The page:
, Corbin, KY

December 31, 2012

Whitley gets funds sought to clean dumps

By John L. Ross
The Times-Tribune

WHITLEY COUNTY — The time will soon come for Whitley County to get cleaner.

Amber Owens, Whitley County Project Director, said the county sought grant funds to help clean up five dump sites located throughout the county, largely in the southern part of Whitley.

The county does this annually.

Owens said Thursday she received a letter stating grant funding was awarded to clean up all five illegal dump sites.

“We got all five,” Owens said. “We are really excited.”

The most widespread dump, better known as The Ramsey Dump, is the largest dump to be tackled. “At first The Ramsey Dump was not on our list,” she said. “It was still under litigation.”

She explained the property’s owners’ last name was Ramsey. “The state tried to make the property owners pay for the cleanup costs,” Owens said. “But basically, they were no where to be found.”

That dump site is located at the end of Hwy. 2998, known as Porter Road, off KY 1804 south of Fairview. It is pretty close to the Tennessee border and can be seen from I-75.

According to Owens, the state finally gave up pursuing any litigation against the property owners.

But the mess remains, and continues to grow. “It’s an eyesore,” Owens said. “We (Owens and Danny Moses, Solid Waste Coordinator) were out there today and even came across a couple syringes at the site.”

The trash dumped at this site ranges. There is household trash, all kinds of shoes, tires, roofing materials, various car parts and even a boat. Dumped materials cover the entire area around the dead-end, pothole-ridden road leading to it.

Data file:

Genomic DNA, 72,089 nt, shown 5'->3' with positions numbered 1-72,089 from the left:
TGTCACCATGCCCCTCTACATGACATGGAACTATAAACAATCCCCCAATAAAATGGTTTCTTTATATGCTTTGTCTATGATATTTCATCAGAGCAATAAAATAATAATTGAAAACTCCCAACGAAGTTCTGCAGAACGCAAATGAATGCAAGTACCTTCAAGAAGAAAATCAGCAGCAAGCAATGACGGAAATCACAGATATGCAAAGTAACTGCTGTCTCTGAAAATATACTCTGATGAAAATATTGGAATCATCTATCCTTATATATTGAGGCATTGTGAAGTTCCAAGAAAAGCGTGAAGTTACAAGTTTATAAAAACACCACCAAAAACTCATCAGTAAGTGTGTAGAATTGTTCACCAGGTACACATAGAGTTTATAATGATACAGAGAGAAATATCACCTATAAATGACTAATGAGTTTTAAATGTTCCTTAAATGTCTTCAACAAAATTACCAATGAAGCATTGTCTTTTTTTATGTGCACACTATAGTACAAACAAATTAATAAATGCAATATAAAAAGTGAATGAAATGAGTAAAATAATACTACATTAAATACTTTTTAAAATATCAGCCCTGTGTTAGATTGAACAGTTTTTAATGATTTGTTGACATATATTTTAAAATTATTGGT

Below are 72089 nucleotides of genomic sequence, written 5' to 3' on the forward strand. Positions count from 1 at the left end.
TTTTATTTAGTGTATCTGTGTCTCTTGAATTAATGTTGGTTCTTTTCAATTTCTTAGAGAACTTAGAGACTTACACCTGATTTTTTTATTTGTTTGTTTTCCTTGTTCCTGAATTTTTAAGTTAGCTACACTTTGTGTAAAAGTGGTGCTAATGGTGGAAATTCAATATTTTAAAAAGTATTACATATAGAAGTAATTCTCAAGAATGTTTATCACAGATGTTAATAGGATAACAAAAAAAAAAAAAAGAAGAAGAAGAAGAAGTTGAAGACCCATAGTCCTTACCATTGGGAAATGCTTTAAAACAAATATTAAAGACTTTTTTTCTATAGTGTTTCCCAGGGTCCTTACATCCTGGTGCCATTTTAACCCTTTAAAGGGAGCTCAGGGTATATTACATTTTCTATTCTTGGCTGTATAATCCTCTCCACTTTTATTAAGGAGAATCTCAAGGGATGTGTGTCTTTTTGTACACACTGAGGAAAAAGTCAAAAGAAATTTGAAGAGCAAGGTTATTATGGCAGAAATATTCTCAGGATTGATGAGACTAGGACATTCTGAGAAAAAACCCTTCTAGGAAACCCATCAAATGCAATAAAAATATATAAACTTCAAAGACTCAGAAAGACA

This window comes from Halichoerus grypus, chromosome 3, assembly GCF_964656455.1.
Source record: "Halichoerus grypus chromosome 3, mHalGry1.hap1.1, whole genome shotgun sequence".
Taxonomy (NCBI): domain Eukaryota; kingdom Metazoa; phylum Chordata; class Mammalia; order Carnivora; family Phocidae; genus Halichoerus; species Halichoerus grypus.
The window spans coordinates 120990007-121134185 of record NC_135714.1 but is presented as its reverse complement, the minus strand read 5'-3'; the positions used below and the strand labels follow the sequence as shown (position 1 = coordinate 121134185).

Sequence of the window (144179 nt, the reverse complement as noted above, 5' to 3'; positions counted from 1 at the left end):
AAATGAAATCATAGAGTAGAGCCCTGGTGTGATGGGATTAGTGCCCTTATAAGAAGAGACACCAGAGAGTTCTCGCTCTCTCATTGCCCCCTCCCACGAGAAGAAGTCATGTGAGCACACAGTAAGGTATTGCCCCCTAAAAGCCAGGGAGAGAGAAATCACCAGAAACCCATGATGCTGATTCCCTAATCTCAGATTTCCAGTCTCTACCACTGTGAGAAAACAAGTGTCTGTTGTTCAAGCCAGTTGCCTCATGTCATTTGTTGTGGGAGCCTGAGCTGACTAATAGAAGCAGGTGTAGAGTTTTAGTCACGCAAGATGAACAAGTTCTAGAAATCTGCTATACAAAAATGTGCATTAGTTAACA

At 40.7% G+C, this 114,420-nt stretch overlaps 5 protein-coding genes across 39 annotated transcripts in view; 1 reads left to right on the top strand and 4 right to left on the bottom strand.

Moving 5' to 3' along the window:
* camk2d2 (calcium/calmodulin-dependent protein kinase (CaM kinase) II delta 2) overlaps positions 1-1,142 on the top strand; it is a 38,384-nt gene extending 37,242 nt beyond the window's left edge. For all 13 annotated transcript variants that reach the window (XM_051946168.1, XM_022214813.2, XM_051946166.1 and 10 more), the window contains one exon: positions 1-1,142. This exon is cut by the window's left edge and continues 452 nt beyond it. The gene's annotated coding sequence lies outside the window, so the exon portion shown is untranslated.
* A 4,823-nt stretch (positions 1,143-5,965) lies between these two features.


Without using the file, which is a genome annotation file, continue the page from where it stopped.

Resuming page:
“It’s a health hazard,” Owens said. “You can see the whole hillside is littered.”

Another dump site is located on the side of Kenny Bug Road. “There’s lots of tires at that site, too,” Owens said. “It will be difficult to get to on the hillside.”

At that dump site, a small stream flows right next to it, with pieces of litter strewn throughout. Two boats are sitting at this site, and a sign on a gate at that area says it was once TN-KY Recycling.

“It’s hard to tell what all is in there because it has been there for so long,” Owens said.

Another site is on a hillside right along U.S. 25W south of Williamsburg. That site is pretty overgrown and will also be difficult to get to.

The fourth dump site that troubles the county is on KY 2792 south of Bon. Owens said that is a hillside dump.

The fifth site slated for clean up is in Corbin at the old Corbin Hospital site. It is between Maynor Street and Bishop Street. “It’s difficult to find and far over the hill,” Owens said, explaining it had been there for a long time. “People living there didn’t even know it was there.”

That site is also littered with tires. “There’s moss growing on some of the stuff out there,” she said.

Catching those doing the dumping can be a little tricky.

“There are always ongoing investigations,” Owens said. “You can be taken to court over it.”

They’ve even brought in electronic security, including cameras. “In cases where we find dumping occurring in the same places, we’ll put up cameras to catch them,” Owens said.

She said the solid waste ordinance currently in effect in the county was enacted in 1988, and that both dumping and littering were part of that ordinance.

She said that littering fines can range up to $500. Dumping fines are the same, with added court costs and the perpetrator could be made to clean up the site, or pay to have it cleaned.

“If you’re found guilty of starting an illegal landfill, it’s considered a felony,” Owens said. “Those fines can range up to $5,000 and clean up costs.”

Any buildings on any of the sites will have to stay untouched, as per the grant agreement, according to Owens. She said they cannot remove any buildings either. The Ramsey Dump has one building on it, and the Kenny Bug dump has at least two buildings on it.

“I cannot wait to see it all cleaned up and all the tires gone,” Owens said.